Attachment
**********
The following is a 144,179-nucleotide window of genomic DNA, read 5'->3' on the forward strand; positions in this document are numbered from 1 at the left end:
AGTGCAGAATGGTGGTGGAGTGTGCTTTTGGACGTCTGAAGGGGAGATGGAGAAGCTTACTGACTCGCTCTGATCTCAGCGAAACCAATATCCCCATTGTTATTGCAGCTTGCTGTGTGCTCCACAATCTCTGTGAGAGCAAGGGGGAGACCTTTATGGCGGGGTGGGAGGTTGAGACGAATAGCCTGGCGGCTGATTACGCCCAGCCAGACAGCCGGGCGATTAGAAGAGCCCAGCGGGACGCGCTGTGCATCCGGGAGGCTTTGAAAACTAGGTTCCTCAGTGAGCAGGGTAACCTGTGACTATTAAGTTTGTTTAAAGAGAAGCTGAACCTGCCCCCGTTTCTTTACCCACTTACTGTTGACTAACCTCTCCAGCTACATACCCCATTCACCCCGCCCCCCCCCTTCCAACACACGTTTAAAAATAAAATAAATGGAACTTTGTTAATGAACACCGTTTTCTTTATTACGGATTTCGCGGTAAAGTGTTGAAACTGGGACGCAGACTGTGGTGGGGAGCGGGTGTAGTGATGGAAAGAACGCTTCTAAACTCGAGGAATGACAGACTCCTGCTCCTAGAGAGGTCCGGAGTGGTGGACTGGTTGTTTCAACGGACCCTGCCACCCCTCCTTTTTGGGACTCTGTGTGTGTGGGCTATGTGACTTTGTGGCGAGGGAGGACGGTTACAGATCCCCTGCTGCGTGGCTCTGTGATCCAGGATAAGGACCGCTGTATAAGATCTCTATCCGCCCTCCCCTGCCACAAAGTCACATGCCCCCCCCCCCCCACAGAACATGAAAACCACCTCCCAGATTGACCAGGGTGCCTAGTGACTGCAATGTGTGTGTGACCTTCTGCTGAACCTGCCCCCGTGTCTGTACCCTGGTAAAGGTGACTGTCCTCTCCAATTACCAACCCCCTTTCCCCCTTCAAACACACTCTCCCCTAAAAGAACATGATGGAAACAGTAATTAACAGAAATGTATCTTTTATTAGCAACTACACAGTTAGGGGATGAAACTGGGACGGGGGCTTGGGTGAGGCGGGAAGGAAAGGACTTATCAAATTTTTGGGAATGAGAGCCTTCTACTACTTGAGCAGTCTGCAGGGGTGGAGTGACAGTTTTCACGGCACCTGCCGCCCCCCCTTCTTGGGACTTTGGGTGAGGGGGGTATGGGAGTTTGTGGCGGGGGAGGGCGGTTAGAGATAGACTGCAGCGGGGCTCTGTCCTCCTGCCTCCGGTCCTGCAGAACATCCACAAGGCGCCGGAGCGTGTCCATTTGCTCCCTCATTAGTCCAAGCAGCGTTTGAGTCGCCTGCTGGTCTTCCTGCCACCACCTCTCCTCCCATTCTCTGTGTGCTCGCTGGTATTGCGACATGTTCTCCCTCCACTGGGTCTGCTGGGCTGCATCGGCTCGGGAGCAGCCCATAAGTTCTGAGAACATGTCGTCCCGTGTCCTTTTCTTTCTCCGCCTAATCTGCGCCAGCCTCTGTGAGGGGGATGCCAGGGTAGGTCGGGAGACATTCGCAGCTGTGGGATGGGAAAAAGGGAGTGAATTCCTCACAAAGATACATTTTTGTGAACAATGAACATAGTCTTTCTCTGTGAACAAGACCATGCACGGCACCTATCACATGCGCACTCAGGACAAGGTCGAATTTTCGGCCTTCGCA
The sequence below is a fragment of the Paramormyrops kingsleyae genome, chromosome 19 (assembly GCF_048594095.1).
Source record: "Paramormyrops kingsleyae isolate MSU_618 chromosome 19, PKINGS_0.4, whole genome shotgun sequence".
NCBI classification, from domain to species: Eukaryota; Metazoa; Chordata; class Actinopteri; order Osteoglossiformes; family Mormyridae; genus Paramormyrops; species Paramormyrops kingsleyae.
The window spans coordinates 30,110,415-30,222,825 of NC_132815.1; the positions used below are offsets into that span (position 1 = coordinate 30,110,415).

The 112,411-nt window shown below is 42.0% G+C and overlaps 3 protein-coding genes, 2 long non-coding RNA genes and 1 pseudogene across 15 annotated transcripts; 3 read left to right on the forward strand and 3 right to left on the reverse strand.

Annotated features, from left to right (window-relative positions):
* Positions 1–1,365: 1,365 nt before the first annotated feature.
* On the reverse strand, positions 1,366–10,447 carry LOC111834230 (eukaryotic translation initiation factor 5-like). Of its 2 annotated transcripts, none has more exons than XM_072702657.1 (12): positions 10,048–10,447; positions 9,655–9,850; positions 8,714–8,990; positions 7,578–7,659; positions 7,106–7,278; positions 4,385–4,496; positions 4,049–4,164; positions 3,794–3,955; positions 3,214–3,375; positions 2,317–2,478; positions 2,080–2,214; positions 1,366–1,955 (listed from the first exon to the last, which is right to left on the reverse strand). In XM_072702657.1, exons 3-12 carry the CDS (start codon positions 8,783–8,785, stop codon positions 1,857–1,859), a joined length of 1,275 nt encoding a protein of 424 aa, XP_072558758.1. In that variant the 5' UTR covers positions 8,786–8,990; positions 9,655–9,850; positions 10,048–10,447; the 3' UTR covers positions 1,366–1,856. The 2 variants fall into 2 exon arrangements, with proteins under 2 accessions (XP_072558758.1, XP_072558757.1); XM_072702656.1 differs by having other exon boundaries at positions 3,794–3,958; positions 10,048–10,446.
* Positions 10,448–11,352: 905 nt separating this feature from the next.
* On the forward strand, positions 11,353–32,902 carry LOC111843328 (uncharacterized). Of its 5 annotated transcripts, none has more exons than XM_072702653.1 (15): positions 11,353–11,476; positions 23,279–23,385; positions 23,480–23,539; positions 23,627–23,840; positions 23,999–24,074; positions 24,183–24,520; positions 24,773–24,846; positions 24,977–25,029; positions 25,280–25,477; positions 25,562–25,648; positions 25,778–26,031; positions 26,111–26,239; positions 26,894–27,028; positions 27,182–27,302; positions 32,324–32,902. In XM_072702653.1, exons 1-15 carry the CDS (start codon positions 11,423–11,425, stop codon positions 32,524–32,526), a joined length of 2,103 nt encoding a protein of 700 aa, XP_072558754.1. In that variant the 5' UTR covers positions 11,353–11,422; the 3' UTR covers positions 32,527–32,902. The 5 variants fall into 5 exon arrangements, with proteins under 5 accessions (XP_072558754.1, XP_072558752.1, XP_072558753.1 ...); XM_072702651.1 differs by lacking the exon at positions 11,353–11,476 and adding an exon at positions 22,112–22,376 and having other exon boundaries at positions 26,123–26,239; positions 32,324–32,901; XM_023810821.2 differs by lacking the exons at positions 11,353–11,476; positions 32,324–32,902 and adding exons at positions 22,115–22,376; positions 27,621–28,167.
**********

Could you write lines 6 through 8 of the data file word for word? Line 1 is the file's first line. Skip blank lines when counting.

The window spans coordinates 30,110,415-30,222,825 of NC_132815.1; the positions used below are offsets into that span (position 1 = coordinate 30,110,415).

The 112,411-nt window shown below is 42.0% G+C and overlaps 3 protein-coding genes, 2 long non-coding RNA genes and 1 pseudogene across 15 annotated transcripts; 3 read left to right on the forward strand and 3 right to left on the reverse strand.

Annotated features, from left to right (window-relative positions):